There is an ad in NSU that says a Magic The Gathering Summer Edition Serendib Efreet BGS 10 sold for $50,000. It's gaming, it's graded, don't know the year and I have no idea what the production was, but BGS likes it enough to put it next to the lesser graded sports cards. Big Grin

This message has been edited. Last edited by: Raven,
 
Posts: 7119 | Location: New York | Registered: November 20, 2007Reply With QuoteReport This Post
Silver Card Talk Member
posted Hide Post
Anyone have the Black Lotus, card # 1 on the list below ?


https://gemr.com/blog/10-rares...the-gathering-cards/
 
Posts: 2381 | Location: NY | Registered: August 03, 2010Reply With QuoteReport This Post
Platinum Card Talk Member
Picture of Raven
posted Hide Post
The Black Lotus was only available in Magic's earliest editions, the Alpha, the Beta and a couple of others prior to and in 1993, which puts it out of the 20 year window. It was a Rare card, but I know over a thousand got made. Because the Magic printings were so large and worldwide, I guess that wasn't much.

The initial reason it was valuable was because it was a super powerful card and if you had it in your deck, you were almost impossible to defeat. That's why it got banned and was not subject to continuous reprinting as were most of the other cards. It was too big a card, so players couldn't use it and it was thrown out of competitive play.

I think its still the most expensive Magic card that came from a deck construction. I never saw one or knew of anyone who had one, even though I was dabbling with Magic in 1993. Figures. Big Grin
 
Posts: 7119 | Location: New York | Registered: November 20, 2007Reply With QuoteReport This Post
Platinum Card Talk Member
Picture of Batman
posted Hide Post
Harrison Ford autograph from Star Wars 30th sold for over $10,000 back when it was released but the card has come down in value since then as there are more Fords available now. Still was cool there was a thread on this board at one time but probably long gone at this point.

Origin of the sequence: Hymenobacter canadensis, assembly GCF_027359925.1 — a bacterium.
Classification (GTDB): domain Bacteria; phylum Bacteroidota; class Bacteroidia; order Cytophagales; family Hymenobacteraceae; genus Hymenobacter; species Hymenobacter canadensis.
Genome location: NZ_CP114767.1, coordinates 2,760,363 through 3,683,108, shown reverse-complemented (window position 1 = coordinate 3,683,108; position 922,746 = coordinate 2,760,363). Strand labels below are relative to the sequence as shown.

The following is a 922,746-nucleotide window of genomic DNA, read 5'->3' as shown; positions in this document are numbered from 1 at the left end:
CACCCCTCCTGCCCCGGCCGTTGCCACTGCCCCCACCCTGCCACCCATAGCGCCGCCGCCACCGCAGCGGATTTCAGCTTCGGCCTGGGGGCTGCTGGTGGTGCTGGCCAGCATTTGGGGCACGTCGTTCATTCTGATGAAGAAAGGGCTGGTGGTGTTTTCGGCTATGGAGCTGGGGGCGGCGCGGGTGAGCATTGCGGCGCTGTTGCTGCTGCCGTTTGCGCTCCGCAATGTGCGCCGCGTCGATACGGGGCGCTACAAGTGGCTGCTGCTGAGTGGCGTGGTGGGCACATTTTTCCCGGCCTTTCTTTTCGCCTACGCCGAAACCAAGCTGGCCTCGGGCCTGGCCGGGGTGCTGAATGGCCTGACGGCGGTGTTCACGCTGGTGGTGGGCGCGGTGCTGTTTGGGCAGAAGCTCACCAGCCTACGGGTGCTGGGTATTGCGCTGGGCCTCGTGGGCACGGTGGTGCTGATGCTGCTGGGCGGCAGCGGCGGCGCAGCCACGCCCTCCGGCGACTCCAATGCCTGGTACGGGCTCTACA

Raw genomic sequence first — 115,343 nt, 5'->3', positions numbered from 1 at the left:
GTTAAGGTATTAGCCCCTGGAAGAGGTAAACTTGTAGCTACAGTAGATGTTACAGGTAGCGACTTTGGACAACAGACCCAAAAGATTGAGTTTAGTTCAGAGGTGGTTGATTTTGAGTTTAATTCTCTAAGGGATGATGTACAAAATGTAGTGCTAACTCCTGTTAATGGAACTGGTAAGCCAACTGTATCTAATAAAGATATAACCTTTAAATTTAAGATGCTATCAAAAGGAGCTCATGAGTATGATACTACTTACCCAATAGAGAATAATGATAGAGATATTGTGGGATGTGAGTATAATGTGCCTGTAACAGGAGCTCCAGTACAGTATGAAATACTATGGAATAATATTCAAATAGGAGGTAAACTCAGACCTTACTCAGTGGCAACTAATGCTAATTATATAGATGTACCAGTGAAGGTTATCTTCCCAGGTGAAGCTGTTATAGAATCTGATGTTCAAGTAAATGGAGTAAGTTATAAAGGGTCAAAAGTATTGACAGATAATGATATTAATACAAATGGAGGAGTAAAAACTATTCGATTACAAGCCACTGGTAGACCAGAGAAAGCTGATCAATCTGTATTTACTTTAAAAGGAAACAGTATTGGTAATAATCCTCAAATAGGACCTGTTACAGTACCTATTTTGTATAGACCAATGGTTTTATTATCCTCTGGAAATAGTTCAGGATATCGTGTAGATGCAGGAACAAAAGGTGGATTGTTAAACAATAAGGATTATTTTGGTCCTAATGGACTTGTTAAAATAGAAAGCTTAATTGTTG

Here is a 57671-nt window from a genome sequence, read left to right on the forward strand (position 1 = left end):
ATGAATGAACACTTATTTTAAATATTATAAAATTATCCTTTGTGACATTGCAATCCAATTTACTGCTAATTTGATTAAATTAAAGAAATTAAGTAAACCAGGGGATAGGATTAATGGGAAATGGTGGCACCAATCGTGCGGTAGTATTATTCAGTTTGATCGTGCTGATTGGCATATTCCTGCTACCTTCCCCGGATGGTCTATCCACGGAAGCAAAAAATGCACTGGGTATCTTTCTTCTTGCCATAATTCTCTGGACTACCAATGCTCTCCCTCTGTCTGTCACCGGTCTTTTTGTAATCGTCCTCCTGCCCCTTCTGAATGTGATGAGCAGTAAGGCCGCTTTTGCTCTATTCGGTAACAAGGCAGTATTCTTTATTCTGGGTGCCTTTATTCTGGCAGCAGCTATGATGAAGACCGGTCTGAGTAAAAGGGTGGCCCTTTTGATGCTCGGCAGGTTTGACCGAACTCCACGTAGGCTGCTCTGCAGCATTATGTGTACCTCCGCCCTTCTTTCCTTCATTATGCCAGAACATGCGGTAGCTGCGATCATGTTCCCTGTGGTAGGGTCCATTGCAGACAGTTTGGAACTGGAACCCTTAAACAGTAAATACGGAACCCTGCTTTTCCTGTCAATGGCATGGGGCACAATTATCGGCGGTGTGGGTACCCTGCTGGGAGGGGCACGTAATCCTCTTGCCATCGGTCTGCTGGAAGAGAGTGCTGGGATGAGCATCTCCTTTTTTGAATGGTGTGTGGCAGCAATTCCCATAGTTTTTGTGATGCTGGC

____________________
"The problem, I'm told, is more than medical."
 
Posts: 5618 | Location: Brielle, NJ | Registered: April 03, 2002Reply With QuoteReport This Post
Gold Card Talk Member
posted Hide Post
quote:
Originally posted by Batman:
Harrison Ford autograph from Star Wars 30th sold for over $10,000 back when it was released but the card has come down in value since then as there are more Fords available now. Still was cool there was a thread on this board at one time but probably long gone at this point.


Harrison Ford was the only card I could think of that I thought might come close, but I can't come up with any $10,000 mass produced cards from the last 20 years either.
 
Posts: 4282 | Location: Parts Unknown. | Registered: January 25, 2001Reply With QuoteReport This Post
Silver Card Talk Member
posted Hide Post
quote:
Originally posted by Raven:
Try as I might, I just can't regard gaming cards as being the same as non-sport titles. They might fall under the big umbrella of non-sport products in general, but I really put them in their own class because they can be utility cards with a function and they can be strictly collectible decks and the tournament play adds a level of non-physical sportsmanship. I just think there are too many fundamental differences between gaming cards and Game of Thrones cards. Big Grin

Yes and no, IMHO. (Poet mode off.) Many of the sets have attractive artwork and come close to featured-artist regular sets. Some have information that makes them interesting to collect for reading's sake for some of us junkies who love good base sets even more than "hits." Of course others are mostly configured for gameplayers, but many mainstream sets (like a lot of the Marvel universe sets of the 1990s) have character strength/attack/defense stats and might even have inserts that tell you how to use the cards for simple gaming. More recently you have the same with Topps's Star Wars Galactic Files. Some bigger series like Top Trumps look like game cards but were marketed primarily to set-collectors.

You generally get images only on one side of the card, of course, but some mainstream sets that are essentially movie/TV screen shots on both sides, without text, can be boring to base-set junkies.